Delivered September 19, 2019
and Maritime of the Committee on Homeland Security
U.S. House of Representatives
Chairman Correa, Ranking Member Lesko, and distinguished Members of the Committee. I am honored to speak before this esteemed Committee about Arctic security issues.
My name is Luke Coffey. I am the Director of the Douglas and Sarah Allison Center for Foreign Policy in the Kathryn and Shelby Cullom Davis Institute for National Security and Foreign Policy at The Heritage Foundation. The views I express in this testimony are my own, and should not be construed as representing any official position of The Heritage Foundation.
The Arctic region, commonly referred to as the High North, is becoming more contested than ever before. The Arctic encompasses the lands and territorial waters of eight countries on three continents. Unlike the Antarctic, the Arctic has no land mass covering its pole (the North Pole), just ocean. The region is home to some of the roughest terrain and harshest weather on the planet.
The region is also one of the least populated areas in the world, with sparse nomadic communities and few large cities and towns. Regions are often very remote and lack basic transport infrastructure. In Greenland no two population centers are connected by a road. Norway’s Ny Ålesund, located on the Svalbard archipelago, is the world’s most northerly permanently inhabited place with a population of only 35. Although official population figures are non-existent, the Nordic Council of Ministers estimates the figure is four million, making the Arctic’s population about the size of Los Angeles. Approximately half of the Arctic population lives in Russia.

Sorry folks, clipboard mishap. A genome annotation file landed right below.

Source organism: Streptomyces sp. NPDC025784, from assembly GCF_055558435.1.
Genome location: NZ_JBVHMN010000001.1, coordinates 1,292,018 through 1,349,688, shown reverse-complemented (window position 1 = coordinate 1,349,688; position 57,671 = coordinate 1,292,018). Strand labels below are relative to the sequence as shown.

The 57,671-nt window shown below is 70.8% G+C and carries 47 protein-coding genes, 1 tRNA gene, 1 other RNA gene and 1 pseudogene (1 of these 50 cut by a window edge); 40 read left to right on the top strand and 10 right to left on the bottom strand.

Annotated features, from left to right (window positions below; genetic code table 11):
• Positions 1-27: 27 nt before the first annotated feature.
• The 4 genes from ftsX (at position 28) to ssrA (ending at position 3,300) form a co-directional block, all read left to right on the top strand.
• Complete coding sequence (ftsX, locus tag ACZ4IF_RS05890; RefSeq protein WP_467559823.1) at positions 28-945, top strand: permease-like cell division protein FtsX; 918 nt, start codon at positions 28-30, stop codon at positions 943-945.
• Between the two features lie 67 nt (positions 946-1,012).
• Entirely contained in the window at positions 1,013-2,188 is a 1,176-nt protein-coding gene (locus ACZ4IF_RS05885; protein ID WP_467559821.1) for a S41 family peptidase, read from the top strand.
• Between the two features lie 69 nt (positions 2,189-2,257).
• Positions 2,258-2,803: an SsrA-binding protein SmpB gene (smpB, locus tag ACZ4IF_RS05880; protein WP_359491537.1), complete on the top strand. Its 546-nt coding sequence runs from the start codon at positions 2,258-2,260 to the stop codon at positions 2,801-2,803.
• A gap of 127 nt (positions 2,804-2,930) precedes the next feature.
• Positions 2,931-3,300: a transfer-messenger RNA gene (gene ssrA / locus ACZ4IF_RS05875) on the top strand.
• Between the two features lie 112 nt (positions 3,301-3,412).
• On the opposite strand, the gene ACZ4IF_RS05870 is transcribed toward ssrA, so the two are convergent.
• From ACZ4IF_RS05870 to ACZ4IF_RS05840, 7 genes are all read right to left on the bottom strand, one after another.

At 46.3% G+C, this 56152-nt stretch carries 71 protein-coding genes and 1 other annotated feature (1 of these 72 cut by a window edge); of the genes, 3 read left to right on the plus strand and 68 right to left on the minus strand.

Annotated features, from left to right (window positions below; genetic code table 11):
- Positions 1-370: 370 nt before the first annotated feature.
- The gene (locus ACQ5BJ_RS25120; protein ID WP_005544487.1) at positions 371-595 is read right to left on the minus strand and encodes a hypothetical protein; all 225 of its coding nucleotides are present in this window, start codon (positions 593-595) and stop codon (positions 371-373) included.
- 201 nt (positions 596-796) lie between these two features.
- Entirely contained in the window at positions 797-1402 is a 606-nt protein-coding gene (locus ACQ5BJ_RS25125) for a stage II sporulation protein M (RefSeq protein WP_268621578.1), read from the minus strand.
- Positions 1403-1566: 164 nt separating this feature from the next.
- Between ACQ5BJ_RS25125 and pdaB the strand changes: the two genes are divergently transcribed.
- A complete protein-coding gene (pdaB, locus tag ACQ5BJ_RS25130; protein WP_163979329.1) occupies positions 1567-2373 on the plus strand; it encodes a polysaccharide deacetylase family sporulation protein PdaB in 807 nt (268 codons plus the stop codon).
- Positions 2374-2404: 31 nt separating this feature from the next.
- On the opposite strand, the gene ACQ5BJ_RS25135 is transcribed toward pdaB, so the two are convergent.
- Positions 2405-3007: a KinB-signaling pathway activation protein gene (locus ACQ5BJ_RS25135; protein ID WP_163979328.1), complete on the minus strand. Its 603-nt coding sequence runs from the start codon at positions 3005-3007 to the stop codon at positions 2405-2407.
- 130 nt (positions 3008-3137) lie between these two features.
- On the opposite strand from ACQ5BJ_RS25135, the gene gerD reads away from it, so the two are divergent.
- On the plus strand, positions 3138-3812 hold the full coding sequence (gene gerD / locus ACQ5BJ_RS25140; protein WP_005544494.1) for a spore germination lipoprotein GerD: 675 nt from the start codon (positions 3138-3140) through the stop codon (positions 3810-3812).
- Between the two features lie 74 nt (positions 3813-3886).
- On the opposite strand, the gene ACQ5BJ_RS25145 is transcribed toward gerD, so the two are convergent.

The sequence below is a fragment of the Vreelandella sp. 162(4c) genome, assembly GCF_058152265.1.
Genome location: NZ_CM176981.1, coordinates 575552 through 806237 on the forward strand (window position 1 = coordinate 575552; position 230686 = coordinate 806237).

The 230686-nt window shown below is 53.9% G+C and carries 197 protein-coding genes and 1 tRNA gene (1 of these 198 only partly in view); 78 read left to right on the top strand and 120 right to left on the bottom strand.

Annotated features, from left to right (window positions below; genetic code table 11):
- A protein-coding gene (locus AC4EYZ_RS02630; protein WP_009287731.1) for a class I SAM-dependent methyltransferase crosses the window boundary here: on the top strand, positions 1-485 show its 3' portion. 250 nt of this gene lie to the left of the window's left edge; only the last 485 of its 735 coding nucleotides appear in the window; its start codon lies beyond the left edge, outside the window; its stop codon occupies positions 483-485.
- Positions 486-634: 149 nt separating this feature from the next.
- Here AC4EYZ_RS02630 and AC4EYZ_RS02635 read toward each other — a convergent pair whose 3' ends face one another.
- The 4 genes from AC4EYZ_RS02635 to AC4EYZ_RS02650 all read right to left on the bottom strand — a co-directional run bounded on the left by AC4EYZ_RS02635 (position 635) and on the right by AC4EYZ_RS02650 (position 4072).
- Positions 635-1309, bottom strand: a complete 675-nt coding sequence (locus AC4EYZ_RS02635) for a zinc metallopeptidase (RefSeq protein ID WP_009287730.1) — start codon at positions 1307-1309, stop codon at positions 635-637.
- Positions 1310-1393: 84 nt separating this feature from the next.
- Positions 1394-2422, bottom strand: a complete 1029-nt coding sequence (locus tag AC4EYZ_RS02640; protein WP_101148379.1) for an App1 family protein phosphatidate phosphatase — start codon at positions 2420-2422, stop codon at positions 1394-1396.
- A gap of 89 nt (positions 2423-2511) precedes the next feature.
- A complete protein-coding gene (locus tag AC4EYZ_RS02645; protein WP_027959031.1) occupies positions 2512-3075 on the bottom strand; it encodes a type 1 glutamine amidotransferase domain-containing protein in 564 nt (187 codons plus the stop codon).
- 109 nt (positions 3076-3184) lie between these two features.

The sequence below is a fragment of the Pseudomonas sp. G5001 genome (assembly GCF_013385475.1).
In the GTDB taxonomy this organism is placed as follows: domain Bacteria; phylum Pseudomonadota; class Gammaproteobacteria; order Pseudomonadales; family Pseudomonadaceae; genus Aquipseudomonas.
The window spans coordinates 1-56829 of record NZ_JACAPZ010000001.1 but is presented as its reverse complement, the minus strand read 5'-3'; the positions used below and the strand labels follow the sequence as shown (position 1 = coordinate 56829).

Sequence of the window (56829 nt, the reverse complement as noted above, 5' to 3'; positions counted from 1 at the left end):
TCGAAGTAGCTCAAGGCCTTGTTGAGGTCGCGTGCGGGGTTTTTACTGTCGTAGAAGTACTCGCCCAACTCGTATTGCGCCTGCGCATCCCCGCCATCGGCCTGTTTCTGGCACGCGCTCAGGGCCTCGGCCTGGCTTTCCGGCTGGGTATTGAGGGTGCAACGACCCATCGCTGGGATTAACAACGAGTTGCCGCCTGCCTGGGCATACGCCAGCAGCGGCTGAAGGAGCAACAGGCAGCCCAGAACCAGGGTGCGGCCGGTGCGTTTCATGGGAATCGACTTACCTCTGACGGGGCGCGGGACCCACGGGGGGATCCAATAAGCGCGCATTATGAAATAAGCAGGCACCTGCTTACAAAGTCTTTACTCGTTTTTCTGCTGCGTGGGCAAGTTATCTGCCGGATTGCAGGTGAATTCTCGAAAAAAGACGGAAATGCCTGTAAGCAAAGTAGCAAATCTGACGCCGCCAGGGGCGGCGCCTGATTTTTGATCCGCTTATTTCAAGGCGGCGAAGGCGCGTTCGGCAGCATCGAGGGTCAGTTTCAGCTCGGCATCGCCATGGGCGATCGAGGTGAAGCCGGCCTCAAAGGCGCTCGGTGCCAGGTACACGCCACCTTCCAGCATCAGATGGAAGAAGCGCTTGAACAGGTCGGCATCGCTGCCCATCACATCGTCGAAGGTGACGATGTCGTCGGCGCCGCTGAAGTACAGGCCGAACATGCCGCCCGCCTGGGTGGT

The region is rich in minerals, wildlife, fish, and other natural resources. According to some estimates, up to 13 percent of the world’s undiscovered oil reserves and almost one-third of the world’s undiscovered natural gas reserves are located in the Arctic.
The melting of some Arctic ice during the summer months creates security challenges, but also new opportunities for economic development. Reduced ice will mean new shipping lanes opening, increased tourism, and further natural resource exploration. However, it will also mean a larger military presence by more actors than ever before. This increase in economic activity will mean a larger military presence. This is not because there is a heightened threat of conflict in the region—on the contrary things are relatively calm.